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Kathleen Philips - Program Director Perceptive Systems for the Internet of Things – Infrastructure and Person Centric, imec/Holst Centre

Dr. Kathleen Philips is a program director at imec/Holst Centre for infrastructure- and person-centric focused Perceptive Systems. Perceptive Systems build a view of the world, using the information from their own sensors, as well as information from the cloud.   Within this program, imec has been at the forefront of ultra-low power circuit and sensor design, with over 60 papers at ISSCC and IEDM and over 100 patents. In the IoT area, the research scope has been expanded including lightweight security for wireless sensors and new research on distributed and heterogeneous sensor networks, offering the innovations that will lead to an intuitive IoT. The multi-disciplinary team includes experts on ultra-low power radio, dsp and sensor design, as well as  on heterogeneous networking, distributed data analytics, edge security and testbed implementation.
Kathleen has joined imec in 2007 and has held positions as principal scientist, program manager for ULP Wireless and program director for Perceptive Systems. Before that time, she was a research scientist at Philips Research for over 12 years. She holds a Ph. D in electrical engineering, has authored and co-authored over 60 papers and holds various patents.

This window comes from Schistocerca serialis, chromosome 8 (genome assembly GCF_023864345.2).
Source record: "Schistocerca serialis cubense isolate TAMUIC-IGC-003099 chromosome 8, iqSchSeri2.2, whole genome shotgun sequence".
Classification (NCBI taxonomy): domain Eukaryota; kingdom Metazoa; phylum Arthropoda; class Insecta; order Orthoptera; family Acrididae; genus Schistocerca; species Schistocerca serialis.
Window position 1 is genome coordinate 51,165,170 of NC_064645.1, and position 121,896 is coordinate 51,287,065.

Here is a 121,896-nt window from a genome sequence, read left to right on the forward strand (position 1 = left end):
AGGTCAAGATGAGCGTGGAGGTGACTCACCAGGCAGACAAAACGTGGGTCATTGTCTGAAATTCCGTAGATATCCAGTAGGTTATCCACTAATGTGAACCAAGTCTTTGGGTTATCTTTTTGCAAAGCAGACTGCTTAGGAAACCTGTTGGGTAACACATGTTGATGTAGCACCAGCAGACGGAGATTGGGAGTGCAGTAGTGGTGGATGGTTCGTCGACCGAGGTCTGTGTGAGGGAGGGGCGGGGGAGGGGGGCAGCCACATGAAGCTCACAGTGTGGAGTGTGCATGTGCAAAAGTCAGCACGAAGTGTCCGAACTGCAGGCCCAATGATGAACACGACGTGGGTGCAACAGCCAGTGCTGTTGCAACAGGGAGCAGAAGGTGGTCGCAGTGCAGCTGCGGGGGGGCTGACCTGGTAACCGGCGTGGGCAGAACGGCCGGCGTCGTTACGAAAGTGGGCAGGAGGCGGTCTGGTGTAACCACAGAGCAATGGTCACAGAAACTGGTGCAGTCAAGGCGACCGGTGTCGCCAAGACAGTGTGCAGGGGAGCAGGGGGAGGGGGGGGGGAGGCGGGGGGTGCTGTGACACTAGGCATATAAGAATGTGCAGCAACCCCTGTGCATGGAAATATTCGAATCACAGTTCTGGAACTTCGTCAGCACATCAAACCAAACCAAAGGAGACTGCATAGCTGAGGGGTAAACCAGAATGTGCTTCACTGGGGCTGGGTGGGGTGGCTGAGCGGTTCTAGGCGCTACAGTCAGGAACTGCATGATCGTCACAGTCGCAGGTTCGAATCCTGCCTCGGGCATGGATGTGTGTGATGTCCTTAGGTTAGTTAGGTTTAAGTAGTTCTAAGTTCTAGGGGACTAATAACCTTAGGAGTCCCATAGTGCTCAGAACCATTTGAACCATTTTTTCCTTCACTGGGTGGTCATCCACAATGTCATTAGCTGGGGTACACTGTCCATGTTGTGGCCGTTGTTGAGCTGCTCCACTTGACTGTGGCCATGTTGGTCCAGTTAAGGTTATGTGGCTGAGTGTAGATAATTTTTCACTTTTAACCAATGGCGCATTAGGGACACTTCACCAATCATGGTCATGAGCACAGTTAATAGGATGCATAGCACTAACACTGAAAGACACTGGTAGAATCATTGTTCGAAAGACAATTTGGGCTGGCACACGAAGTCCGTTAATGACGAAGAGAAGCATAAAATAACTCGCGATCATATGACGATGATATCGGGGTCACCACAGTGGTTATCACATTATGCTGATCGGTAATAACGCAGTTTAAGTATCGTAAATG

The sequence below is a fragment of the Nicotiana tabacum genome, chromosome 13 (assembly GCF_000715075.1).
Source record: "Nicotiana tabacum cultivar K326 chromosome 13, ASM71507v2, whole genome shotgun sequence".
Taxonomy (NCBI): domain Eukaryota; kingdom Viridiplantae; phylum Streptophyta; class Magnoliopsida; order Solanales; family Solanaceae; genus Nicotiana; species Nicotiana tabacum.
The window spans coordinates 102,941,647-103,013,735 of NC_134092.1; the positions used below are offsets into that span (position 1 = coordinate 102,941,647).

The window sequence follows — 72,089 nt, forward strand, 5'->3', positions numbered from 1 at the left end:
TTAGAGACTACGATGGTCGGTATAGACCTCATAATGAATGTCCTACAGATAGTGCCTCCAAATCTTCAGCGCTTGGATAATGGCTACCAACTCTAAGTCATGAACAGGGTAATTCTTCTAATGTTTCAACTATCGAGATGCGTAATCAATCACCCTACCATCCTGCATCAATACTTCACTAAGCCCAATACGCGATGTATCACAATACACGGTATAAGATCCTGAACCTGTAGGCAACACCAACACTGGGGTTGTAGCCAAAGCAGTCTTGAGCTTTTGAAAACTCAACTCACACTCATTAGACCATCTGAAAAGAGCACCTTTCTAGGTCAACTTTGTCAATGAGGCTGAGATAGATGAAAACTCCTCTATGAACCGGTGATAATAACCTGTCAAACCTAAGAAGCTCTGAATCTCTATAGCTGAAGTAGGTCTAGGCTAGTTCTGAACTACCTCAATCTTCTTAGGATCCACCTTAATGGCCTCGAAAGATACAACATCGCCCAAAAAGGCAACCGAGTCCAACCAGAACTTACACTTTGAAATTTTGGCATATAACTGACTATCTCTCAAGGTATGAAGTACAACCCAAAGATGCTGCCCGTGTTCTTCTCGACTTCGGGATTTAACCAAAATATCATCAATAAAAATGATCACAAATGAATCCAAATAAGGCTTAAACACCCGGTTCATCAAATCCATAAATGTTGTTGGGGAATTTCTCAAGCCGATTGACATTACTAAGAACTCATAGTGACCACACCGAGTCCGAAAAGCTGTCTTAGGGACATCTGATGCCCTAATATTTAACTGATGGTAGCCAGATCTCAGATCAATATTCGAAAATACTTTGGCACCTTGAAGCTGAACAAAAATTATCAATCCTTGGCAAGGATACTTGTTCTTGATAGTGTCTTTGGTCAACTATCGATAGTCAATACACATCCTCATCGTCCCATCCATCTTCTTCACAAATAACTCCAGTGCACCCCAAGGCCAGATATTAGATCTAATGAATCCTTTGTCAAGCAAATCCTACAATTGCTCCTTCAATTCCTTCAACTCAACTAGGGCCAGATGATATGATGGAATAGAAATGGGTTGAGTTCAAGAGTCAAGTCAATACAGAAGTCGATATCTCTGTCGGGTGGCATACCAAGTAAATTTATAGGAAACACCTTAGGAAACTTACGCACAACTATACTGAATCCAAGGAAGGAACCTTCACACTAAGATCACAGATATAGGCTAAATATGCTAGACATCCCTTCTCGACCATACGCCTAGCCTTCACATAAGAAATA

Presentation abstract

The Achilles Heel of IoT – On-power consumption and security in  IoT leaf Nodes

IoT is connecting a diversity of Things to the internet. These Things represent the senses of the internet and bring vision, sound, smell, taste  a.o. While these end nodes enable a rich and holistic picture of the Smart Home, the Smart City, a.o.; the end nodes also risk becoming the Achilles Heel of the IoT.
Despite of an amazing power reduction of wireless connectivity over the past decade, battery lifetime of the end nodes still limits the lifetime of the IoT network. New connectivity standards rely on heavily duty-cycled operation with long sleep periods in order to achieve 10 years of operation without battery replacement.  However, the use of long sleep periods brings new challenges on time keeping, memory organization, a.o.
Second, the low cost end nodes are considered the weak link in IoT security. These small and low cost devices are mostly under-protected and can, and will, be tampered.  Secure location awareness can be used as an additional authentication factor. If co-designed with the communication protocol, a low cost implementation becomes possible. Apart from authentication via a secure location estimate, it also offers new secure proximity services.



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